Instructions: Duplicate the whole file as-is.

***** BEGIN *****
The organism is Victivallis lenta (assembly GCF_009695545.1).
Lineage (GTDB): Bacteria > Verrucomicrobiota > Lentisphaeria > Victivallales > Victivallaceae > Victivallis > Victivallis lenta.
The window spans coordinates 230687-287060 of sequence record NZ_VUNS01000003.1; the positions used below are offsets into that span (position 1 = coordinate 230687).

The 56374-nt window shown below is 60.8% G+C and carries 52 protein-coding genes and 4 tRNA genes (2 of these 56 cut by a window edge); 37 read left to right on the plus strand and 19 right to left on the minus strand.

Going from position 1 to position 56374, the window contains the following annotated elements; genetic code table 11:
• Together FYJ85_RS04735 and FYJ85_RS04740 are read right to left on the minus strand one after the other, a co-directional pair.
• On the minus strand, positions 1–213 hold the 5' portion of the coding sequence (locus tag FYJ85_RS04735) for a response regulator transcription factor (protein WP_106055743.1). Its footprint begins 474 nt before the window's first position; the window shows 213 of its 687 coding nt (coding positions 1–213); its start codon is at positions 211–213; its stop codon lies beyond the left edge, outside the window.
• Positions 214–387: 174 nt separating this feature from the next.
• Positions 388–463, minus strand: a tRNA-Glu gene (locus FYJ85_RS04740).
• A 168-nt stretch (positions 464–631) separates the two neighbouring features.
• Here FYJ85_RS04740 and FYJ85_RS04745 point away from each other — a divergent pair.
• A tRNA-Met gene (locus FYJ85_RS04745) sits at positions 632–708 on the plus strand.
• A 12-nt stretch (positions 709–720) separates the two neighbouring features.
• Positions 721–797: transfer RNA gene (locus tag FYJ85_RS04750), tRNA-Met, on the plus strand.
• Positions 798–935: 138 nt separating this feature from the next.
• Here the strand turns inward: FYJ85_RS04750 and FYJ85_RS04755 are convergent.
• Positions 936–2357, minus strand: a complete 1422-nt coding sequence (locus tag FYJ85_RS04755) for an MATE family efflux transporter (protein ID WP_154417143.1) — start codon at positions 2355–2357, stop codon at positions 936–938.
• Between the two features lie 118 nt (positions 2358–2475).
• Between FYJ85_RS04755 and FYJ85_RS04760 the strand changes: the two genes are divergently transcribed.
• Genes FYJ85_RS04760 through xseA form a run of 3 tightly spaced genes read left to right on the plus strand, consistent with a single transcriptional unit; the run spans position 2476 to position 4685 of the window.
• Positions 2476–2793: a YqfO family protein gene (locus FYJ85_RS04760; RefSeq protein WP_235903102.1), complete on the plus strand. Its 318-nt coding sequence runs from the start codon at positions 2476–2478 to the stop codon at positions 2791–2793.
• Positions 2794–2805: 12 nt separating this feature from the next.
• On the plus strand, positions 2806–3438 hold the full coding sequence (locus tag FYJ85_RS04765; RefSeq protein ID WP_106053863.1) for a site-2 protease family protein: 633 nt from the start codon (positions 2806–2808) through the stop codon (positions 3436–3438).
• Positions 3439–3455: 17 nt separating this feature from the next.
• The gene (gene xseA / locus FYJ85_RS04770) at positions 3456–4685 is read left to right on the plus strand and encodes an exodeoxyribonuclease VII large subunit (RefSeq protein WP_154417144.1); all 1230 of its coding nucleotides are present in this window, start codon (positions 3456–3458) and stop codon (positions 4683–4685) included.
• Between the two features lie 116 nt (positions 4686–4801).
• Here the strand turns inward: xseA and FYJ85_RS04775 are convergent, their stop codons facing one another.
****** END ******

The organism is Victivallis lenta (assembly GCF_009695545.1).
Lineage (GTDB): Bacteria > Verrucomicrobiota > Lentisphaeria > Victivallales > Victivallaceae > Victivallis > Victivallis lenta.
The window spans coordinates 230687-287060 of sequence record NZ_VUNS01000003.1; the positions used below are offsets into that span (position 1 = coordinate 230687).

The 56374-nt window shown below is 60.8% G+C and carries 52 protein-coding genes and 4 tRNA genes (2 of these 56 cut by a window edge); 37 read left to right on the plus strand and 19 right to left on the minus strand.

Going from position 1 to position 56374, the window contains the following annotated elements; genetic code table 11:
• Together FYJ85_RS04735 and FYJ85_RS04740 are read right to left on the minus strand one after the other, a co-directional pair.
• On the minus strand, positions 1–213 hold the 5' portion of the coding sequence (locus tag FYJ85_RS04735) for a response regulator transcription factor (protein WP_106055743.1). Its footprint begins 474 nt before the window's first position; the window shows 213 of its 687 coding nt (coding positions 1–213); its start codon is at positions 211–213; its stop codon lies beyond the left edge, outside the window.
• Positions 214–387: 174 nt separating this feature from the next.
• Positions 388–463, minus strand: a tRNA-Glu gene (locus FYJ85_RS04740).
• A 168-nt stretch (positions 464–631) separates the two neighbouring features.
• Here FYJ85_RS04740 and FYJ85_RS04745 point away from each other — a divergent pair.
• A tRNA-Met gene (locus FYJ85_RS04745) sits at positions 632–708 on the plus strand.
• A 12-nt stretch (positions 709–720) separates the two neighbouring features.
• Positions 721–797: transfer RNA gene (locus tag FYJ85_RS04750), tRNA-Met, on the plus strand.
• Positions 798–935: 138 nt separating this feature from the next.
• Here the strand turns inward: FYJ85_RS04750 and FYJ85_RS04755 are convergent.
• Positions 936–2357, minus strand: a complete 1422-nt coding sequence (locus tag FYJ85_RS04755) for an MATE family efflux transporter (protein ID WP_154417143.1) — start codon at positions 2355–2357, stop codon at positions 936–938.
• Between the two features lie 118 nt (positions 2358–2475).
• Between FYJ85_RS04755 and FYJ85_RS04760 the strand changes: the two genes are divergently transcribed.
• Genes FYJ85_RS04760 through xseA form a run of 3 tightly spaced genes read left to right on the plus strand, consistent with a single transcriptional unit; the run spans position 2476 to position 4685 of the window.
• Positions 2476–2793: a YqfO family protein gene (locus FYJ85_RS04760; RefSeq protein WP_235903102.1), complete on the plus strand. Its 318-nt coding sequence runs from the start codon at positions 2476–2478 to the stop codon at positions 2791–2793.
• Positions 2794–2805: 12 nt separating this feature from the next.
• On the plus strand, positions 2806–3438 hold the full coding sequence (locus tag FYJ85_RS04765; RefSeq protein ID WP_106053863.1) for a site-2 protease family protein: 633 nt from the start codon (positions 2806–2808) through the stop codon (positions 3436–3438).
• Positions 3439–3455: 17 nt separating this feature from the next.
• The gene (gene xseA / locus FYJ85_RS04770) at positions 3456–4685 is read left to right on the plus strand and encodes an exodeoxyribonuclease VII large subunit (RefSeq protein WP_154417144.1); all 1230 of its coding nucleotides are present in this window, start codon (positions 3456–3458) and stop codon (positions 4683–4685) included.
• Between the two features lie 116 nt (positions 4686–4801).
• Here the strand turns inward: xseA and FYJ85_RS04775 are convergent, their stop codons facing one another.